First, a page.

In extreme cases, flooding or fumigation can be employed to force gophers out of their burrows. Flooding involves introducing water into the tunnel system, which can cause gophers to evacuate to higher ground. Fumigation involves releasing toxic gases into the tunnels, which can be effective in eliminating gopher populations.

Trapping and Removing Gophers

Step-by-Step Guide for Setting Gopher Traps

Trapping is a humane and effective method for removing gophers from your property. Follow these steps to set up gopher traps:

  1. Locate an active gopher tunnel by identifying fresh mounds.
  2. Dig a hole next to the tunnel and place the trap inside.
  3. Ensure the trap is set properly, following manufacturer instructions.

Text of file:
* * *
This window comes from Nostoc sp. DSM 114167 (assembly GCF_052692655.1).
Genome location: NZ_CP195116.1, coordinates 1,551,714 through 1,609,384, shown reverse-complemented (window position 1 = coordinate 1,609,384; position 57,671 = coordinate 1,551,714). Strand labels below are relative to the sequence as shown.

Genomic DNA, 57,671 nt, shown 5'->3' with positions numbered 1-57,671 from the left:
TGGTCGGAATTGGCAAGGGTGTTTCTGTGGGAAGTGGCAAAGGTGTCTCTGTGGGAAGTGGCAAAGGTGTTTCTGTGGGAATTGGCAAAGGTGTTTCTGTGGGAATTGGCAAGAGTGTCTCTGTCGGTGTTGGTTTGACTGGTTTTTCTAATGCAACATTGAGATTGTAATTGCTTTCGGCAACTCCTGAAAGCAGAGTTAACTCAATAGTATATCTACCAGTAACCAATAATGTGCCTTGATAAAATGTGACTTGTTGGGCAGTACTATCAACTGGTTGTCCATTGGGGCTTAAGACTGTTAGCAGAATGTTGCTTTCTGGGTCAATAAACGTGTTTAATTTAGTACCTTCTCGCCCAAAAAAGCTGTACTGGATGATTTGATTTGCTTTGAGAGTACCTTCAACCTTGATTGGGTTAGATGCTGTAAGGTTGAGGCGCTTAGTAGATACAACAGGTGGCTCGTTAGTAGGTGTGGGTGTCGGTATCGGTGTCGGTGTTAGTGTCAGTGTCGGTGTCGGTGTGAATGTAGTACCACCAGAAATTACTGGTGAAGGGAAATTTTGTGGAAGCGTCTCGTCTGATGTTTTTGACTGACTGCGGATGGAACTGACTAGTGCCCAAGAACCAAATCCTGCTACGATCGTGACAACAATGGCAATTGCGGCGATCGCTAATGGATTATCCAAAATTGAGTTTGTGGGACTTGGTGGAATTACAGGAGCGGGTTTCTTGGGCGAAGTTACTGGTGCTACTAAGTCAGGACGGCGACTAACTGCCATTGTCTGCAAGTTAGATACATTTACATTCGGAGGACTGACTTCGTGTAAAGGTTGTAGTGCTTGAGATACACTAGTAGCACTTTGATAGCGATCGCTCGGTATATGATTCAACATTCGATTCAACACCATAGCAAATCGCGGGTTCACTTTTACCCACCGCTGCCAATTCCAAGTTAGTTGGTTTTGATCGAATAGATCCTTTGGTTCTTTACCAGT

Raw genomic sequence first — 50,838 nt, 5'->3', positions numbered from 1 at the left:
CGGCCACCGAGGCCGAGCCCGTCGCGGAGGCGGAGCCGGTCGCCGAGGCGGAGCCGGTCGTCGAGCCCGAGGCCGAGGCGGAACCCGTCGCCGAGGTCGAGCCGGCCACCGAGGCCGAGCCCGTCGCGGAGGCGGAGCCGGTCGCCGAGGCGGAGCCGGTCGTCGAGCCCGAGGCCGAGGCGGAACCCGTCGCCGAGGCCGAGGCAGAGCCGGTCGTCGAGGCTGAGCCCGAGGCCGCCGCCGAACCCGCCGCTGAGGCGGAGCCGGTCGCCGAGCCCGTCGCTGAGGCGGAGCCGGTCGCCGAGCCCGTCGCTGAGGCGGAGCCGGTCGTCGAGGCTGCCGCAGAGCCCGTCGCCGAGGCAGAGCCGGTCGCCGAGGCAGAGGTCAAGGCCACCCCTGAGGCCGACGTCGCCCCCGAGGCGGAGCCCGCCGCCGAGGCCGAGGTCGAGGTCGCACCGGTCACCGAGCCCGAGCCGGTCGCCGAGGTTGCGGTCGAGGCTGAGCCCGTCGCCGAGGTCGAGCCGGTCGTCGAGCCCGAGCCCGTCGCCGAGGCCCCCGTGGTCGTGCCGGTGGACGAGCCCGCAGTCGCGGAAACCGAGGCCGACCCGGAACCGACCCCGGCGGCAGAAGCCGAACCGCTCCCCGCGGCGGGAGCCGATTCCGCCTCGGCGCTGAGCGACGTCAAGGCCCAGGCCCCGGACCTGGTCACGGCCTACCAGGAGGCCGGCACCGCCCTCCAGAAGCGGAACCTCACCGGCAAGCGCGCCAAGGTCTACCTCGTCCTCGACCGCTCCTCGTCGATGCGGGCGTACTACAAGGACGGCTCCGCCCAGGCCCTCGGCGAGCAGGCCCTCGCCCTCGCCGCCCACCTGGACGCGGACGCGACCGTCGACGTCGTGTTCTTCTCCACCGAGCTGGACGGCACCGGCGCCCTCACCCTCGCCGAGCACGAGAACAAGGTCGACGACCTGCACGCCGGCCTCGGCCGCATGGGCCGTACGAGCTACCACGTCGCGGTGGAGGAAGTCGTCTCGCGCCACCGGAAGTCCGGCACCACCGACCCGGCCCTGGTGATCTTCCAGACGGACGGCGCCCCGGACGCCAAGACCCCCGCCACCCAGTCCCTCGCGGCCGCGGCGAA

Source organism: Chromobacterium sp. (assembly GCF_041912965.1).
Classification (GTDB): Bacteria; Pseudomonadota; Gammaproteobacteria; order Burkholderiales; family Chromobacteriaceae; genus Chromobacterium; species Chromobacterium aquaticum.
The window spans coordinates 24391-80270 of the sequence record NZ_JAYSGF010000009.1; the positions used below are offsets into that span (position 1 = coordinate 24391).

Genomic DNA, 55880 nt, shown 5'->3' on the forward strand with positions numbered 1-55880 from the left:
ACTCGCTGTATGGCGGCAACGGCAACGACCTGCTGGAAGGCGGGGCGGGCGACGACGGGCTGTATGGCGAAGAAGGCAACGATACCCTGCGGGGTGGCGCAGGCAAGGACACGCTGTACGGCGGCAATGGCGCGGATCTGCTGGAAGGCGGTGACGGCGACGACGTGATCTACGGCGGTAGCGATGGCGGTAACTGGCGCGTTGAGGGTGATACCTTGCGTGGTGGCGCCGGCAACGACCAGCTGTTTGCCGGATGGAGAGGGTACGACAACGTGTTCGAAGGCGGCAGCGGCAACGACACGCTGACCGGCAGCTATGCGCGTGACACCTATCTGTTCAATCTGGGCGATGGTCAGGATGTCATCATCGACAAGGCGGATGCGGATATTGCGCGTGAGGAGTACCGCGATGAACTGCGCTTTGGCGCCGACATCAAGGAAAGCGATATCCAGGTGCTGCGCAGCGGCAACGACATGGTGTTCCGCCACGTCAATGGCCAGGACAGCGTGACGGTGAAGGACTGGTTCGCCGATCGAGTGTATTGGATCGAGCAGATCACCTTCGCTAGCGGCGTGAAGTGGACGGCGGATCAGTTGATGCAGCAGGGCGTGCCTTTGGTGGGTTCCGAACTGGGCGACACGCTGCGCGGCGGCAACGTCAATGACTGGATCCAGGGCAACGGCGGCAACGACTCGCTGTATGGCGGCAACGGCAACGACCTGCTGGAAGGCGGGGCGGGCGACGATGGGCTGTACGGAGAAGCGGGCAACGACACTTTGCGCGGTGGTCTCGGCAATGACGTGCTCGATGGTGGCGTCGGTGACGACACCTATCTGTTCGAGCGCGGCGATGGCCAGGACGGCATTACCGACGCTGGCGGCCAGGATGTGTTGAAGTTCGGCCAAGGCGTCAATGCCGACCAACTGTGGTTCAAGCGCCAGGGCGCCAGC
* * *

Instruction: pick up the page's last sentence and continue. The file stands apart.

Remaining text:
4. Cover the hole with a piece of plastic or plywood to block out light.
  5. Check the traps regularly and remove any trapped gophers.

Disposing of Trapped Gophers Responsibly

When disposing of trapped gophers, it is important to do so responsibly. Consider the following options:

  • Bury the gophers deep underground.
  • Double bag the gophers in plastic and dispose of them in the trash.
  • Contact local authorities for more information on proper disposal methods.

Preventative Measures to Keep Gophers Away

Companion Planting to Deter Gophers

Companion planting involves strategically selecting plants that gophers dislike and will avoid. Some examples of gopher-deterring plants include marigolds, garlic, and castor beans. By incorporating these plants into your garden, you can help deter gophers from taking up residence.

Tips for Maintaining a Gopher-Resistant Yard

Here are some tips to keep your yard gopher-resistant:

  • Regularly monitor your yard for signs of gopher activity.
  • Remove attractants like excess vegetation and food sources.
  • Maintain a well-maintained lawn with healthy, deep-rooted grass.
  • Install wire mesh or barriers around vulnerable areas.